Louie and Corinne were inseparable for 26 years in the 1989 movie, 'Chances Are'. Then an accident sent Louie to heaven where he became a soul, or "between bodies" until he was reborn in the person of Alex, whom Corinne got to meet 23 years later. Directed by Emile Ardolino of 'Dirty Dancing', Cybill Shepherd insisted, "I played the movie absolutely straight.

"I played it like heavy drama, basically, because if you didn’t believe somehow that I was really feeling those things, the comedy wouldn’t work." Reviewer Robert Dimatteo of 'Newspaper Enterprise, Association' remarked, "Robert Downey, Jr. steals the picture. There’s no arrogance marring this young actor’s appeal, no self-consciousness spoiling his considerable cuteness. He even shows a gift for slapstick." 

Memphis-born Cybill Shepherd (her name comprised grandfather Cy, and father Bill) enjoyed a Cinderella-like success in her acting career. Cybill (pronounced Sybill) was 18 when she was chosen the 1969 America's Model of the Year. At the time Cybill reportedly earned around $500 a day modeling. Television commercials work would soon follow. In 1971, Peter Bogdanovich selected Cybill to appear in her first major motion picture, 'The Last Picture Show' after seeing Cybill on the cover of a magazine.

In his times, F. Scott Fitzgerald believed there were no second acts in American careers. On reflection, Cybill told Lynn Elbert of the Associated Press in 1995, "When you achieve that success again (the TV series 'Cybill' 1995-98), as I've been blessed to do essentially to have a 3rd act … in a career this long, it's an extraordinary thing. You have to have been where I've been - to have been totally forgotten and doing nothing - to appreciate it. The only job I could get (in those years) was regional (theater) and playing jazz clubs and singing outside New York and L.A."

"I've ridden the roller coaster. It's nerve-racking," Cybill told Ron Miller of 'Knight-Ridder Newspapers' in 1995. "If Peter Bogdanovich hadn't fallen in love with me on the cover of 'Glamour' magazine, I might have done the film with Roger Vadim where I was killed off in the first 10 seconds in the high-school bathroom and that could have been my career beginning."

Between 1985 and 1989, Cybill Shepherd could be seen in the popular TV series, 'Moonlighting'. "It is something that you think about that for every door that opens, there are doors that close and make things much more difficult," Cybill told Stuart Bykofsky of 'Knight-Ridder Newspapers' at the time. "I feel like I’ve become fully myself for the first time, and become empowered and accepted my own power, really, with this show ('Moonlighting'), for the first time. No matter how many times you’ve been a has-been, it still is a paralysing experience, success. There's always that 'Will it last?' There's always that fear the next time I go down, the pain of it. So I put on this great face that it doesn’t hurt me. I’m indomitable."

In 1985, Cybill Shepherd and Don Johnson starred in the NBC mini-series, 'The Long Hot Summer', a TV remake of the 1958 movie classic. It was understood the 4-week filming of 'The Long Hot Summer' was 6 days behind schedule and $500,000 over budget. Don Johnson said of Cybill Shepherd, "She's irrepressible. I call her a brat. She is an actress with depth that's never been tapped. If anybody ever does tap that source, the sky’s the limit."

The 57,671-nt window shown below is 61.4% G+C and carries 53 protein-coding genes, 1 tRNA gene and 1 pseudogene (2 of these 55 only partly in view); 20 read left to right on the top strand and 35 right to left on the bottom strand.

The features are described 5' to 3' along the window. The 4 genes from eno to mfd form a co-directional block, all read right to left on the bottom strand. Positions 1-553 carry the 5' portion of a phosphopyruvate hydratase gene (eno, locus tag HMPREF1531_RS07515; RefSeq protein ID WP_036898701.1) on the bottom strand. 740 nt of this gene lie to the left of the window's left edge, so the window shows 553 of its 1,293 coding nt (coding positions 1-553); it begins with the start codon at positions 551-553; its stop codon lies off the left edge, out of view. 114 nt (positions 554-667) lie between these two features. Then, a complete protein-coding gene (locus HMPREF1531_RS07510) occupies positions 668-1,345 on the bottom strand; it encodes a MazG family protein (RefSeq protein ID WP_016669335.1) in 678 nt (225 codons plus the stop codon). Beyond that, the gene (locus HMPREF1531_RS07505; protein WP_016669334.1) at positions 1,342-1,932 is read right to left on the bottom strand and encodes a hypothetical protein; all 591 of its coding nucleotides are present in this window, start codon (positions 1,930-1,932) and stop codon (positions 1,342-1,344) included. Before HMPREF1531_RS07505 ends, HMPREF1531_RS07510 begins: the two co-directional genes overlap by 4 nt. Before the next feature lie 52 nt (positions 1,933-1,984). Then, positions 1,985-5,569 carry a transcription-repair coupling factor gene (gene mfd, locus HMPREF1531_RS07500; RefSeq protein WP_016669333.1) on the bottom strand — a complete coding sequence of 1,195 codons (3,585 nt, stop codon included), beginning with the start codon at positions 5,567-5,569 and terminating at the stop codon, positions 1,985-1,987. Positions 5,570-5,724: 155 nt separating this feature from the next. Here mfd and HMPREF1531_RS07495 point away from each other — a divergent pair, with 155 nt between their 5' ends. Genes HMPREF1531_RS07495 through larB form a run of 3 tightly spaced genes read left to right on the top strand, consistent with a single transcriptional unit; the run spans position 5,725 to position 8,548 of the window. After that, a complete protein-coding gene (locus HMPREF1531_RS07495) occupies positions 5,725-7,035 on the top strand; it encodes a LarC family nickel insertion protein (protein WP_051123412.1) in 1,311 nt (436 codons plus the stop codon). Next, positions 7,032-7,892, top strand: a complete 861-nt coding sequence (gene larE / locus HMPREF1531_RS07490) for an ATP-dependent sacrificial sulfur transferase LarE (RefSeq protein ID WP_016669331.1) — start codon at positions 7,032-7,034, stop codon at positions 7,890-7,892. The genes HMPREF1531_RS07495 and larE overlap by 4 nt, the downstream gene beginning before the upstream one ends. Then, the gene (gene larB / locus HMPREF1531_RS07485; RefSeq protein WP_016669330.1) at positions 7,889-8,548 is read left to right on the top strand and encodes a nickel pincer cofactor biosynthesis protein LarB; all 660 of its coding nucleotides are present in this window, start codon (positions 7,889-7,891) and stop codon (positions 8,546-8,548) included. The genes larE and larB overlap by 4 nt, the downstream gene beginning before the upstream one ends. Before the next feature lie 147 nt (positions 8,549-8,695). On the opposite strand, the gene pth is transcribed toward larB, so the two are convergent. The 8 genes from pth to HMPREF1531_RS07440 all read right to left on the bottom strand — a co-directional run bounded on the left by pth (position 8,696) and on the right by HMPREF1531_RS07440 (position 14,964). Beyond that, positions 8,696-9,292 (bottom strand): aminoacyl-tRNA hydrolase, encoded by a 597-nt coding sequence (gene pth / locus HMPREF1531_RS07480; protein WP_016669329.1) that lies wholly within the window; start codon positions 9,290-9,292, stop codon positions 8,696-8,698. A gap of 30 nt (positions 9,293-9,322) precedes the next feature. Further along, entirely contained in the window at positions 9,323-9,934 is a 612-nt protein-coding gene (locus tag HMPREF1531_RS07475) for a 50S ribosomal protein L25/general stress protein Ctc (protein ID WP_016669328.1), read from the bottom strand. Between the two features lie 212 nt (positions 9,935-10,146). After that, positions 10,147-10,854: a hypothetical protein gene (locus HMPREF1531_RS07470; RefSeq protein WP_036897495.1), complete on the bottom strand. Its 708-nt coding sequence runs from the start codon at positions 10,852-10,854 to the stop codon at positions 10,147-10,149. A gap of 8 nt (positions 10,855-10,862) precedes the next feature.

In October 1987, Cybill gave birth to twins Ariel and Zack. 'Moonlighting' producer Glen Gordon Caron told the press, "In our show, one of the strengths has been our ability to surprise viewers. Cybill got married (to Bruce Oppenheim) and pregnant and now (back in February 1988) the country is a little bit ahead of us for the first time. The whole country seemed obsessed with her pregnancy, so the only way to explain her absence was to indeed make her (Maddie Hayes) pregnant; I don't think we had a choice."

Cybill made the point to Gregg Phillips in 1986, "There are a lot of ways to control a woman. Some women are controlled by sex. Some by power. Some by a liberal-arts education. Marriage is a male invention to control women. I know that, it's the truth. But I love marriage. When I was married it was wonderful to have that communication, but somehow there's always confinement in it. A man should be able to have 5 kids, a wife and a mistress … and a woman should be able to have a lover."

Cybill also disclosed, "Sinning in the south was so wonderful. I was brought up with the strong tradition that you didn’t make love until you were married. When it finally happened, you did it with a sense of The Act being important." As filming of the 4th season of 'Moonlighting' resumed in June 1987, one crew member told the press, "There’s no way she can hide it now – unless they do every scene with her sitting down.

"Her face is already rounder and there’s still several months to go before delivery. So they are setting it up so she can become pregnant as a result of her last liaison. A decade ago it would have been an absolute certainty. Unmarried mothers were not fashionable. But Maddie is her own woman and working, unmarried mothers are pretty common these days."

"I'm not saying I don’t like men as lovers," Cybill told 'TV Guide' in 1994. "It's just that I never met a man I wanted forever. My whole life I’ve gone from man to man. It's just time for me not to. It's time for me to be alone and not to be afraid of being alone. I try to keep an open house for my ex-husbands (David Ford and Bruce Oppenheim), and I worked really hard (at it) because we have children together (3). Husbands come and go, but fathers are forever. It’s so important to children that you be able to relate to the father."

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